Frankenstein (Film) Background

Frankenstein (Film) Background

Following hard upon the Valentine that was Bela Lugosi’s immensely popular portrayal of Count Dracula, Universal Studios execs were doubtlessly giving thanks nine months and a week later for the early Christmas gift that was Boris Karloff’s unexpectedly poignant performance as the Creature brought to life by the title character in the original version of Frankenstein. By the close of 1931, Universal was as synonymous with monster movies as Warner Brothers was with gangster flicks.

As horror was not considered one of the more respectable movie genres in 1931, the job of directing Frankenstein went to the relatively untried and unknown British import to Hollywood, James Whale. After Lugosi turned down the chance to follow up his great success as the elegant and urban Count Dracula by hiding his face beneath heavy makeup and having no dialogue to speak except for grunts, what many viewed as the thankless role of the Creature went to Whale’s fellow Briton, Boris Karloff. Despite having been continually employed by Hollywood for more than a decade, Karloff was still considered such an unknown quantity (with little expectation that being all but recognizable behind the Creature’s gruesome makeup would change things) that he was not even invited to attend the film’s official premiere.

Despite taking some significant liberties with the Mary Shelley novel that was its source material, and despite being a lowly monster movie produced by one of the minor studios living in the shadow of the big five major studios of the era, and despite scarcity of any recognizable names or faces among its cast and even despite losing big box office in receipts in Kansas where it was banned on claims that its depiction of cruelty was proof of its moral bankruptcy, Frankenstein went on to become not just the biggest grossing movie release in 1931, but the biggest grossing movie by a landslide. The second biggest grossing movie of 1931 was the lavish spy thriller Mata Hari produced for twice the cost of Frankenstein by Hollywood’s biggest studio—MGM—and with its biggest star, Greta Garbo, in the title role. The figures: Frankenstein: $12,000,000. Mata Hari: $931,000.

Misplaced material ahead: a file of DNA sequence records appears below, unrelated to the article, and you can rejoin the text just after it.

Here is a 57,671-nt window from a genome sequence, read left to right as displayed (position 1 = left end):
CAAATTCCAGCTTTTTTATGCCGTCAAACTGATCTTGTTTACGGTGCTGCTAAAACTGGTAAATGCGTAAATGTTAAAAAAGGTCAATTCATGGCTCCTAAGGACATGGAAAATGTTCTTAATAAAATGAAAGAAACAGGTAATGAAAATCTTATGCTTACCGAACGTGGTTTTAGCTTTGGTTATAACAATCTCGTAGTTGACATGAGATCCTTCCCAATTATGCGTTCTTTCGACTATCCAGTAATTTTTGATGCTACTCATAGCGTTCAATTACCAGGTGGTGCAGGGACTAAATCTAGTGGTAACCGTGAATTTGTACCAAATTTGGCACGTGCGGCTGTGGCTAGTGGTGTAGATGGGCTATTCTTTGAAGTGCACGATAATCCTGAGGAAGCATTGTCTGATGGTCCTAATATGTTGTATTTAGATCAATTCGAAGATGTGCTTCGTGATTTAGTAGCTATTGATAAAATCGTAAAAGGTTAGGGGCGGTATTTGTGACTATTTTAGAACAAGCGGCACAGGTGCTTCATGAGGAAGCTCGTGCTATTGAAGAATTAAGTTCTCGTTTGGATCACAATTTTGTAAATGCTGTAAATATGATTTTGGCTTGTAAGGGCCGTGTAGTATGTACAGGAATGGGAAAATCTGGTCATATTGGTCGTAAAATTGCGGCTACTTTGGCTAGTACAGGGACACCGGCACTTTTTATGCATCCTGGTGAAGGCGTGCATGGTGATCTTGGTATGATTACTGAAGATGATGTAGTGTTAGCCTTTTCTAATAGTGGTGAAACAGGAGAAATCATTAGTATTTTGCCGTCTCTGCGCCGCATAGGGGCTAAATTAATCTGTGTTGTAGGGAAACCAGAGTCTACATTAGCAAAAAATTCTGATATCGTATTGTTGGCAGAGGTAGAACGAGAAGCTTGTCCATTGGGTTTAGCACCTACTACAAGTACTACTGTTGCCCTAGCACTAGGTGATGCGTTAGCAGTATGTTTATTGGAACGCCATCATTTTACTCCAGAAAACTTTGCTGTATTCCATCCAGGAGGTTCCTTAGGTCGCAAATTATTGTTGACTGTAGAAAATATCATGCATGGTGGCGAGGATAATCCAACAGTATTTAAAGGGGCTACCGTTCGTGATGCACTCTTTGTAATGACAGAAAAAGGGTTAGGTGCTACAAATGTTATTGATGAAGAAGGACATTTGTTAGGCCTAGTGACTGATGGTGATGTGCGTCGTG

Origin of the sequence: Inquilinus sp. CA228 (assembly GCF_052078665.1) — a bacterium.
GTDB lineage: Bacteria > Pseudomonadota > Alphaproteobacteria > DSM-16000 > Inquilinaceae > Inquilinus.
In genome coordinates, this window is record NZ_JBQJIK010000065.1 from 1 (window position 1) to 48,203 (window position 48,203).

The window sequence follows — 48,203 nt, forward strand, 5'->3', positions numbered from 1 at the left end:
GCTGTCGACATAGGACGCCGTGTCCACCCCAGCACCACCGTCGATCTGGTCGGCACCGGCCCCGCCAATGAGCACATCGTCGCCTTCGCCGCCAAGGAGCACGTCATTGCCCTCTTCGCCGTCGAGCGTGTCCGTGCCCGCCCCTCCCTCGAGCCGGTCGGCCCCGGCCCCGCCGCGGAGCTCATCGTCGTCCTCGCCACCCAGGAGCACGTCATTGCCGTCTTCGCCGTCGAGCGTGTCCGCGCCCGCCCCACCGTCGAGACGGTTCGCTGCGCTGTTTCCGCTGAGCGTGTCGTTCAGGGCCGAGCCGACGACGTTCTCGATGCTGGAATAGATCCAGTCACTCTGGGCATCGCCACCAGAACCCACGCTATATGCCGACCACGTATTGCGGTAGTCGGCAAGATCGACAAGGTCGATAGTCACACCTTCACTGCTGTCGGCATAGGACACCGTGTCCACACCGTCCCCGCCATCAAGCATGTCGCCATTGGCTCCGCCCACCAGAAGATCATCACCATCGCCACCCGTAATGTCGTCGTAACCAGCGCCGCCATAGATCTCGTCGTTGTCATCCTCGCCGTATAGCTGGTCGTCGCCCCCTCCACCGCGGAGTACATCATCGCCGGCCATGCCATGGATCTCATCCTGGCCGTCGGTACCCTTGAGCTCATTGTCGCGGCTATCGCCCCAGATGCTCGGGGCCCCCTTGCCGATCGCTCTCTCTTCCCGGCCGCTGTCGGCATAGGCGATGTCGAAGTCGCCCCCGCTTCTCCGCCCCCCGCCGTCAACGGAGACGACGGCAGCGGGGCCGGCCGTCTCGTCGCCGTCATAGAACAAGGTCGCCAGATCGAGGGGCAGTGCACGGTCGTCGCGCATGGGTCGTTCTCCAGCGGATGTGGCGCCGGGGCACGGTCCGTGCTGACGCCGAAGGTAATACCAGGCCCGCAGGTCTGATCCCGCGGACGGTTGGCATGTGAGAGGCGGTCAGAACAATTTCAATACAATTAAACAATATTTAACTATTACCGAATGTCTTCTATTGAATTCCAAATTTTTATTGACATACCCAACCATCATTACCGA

The wildly improbable commercial success of Frankenstein helped Boris Karloff become one of Hollywood’s most enduring stars for the next four decades, spawned six official sequels produced by Universal Studios while paving the way for Dr. Frankenstein and his creation to become two of the most filmed characters in the history of cinema. Frankenstein has made the trip from becoming one of Hollywood’s all-time most unexpected blockbusters to a certified film classic added to the National Film Registry by the Library of Congress on the occasion of its 60th anniversary and chosen by the American Film Institute the 56th most thrilling film ever made. That long, strange trip also contributed to American pop culture by cementing in the minds of millions the iconic face of the Creature that is never physically described by Mary Shelley in her novel as well as creating confusion between the name of the Creature and the mad scientist who gave him life.

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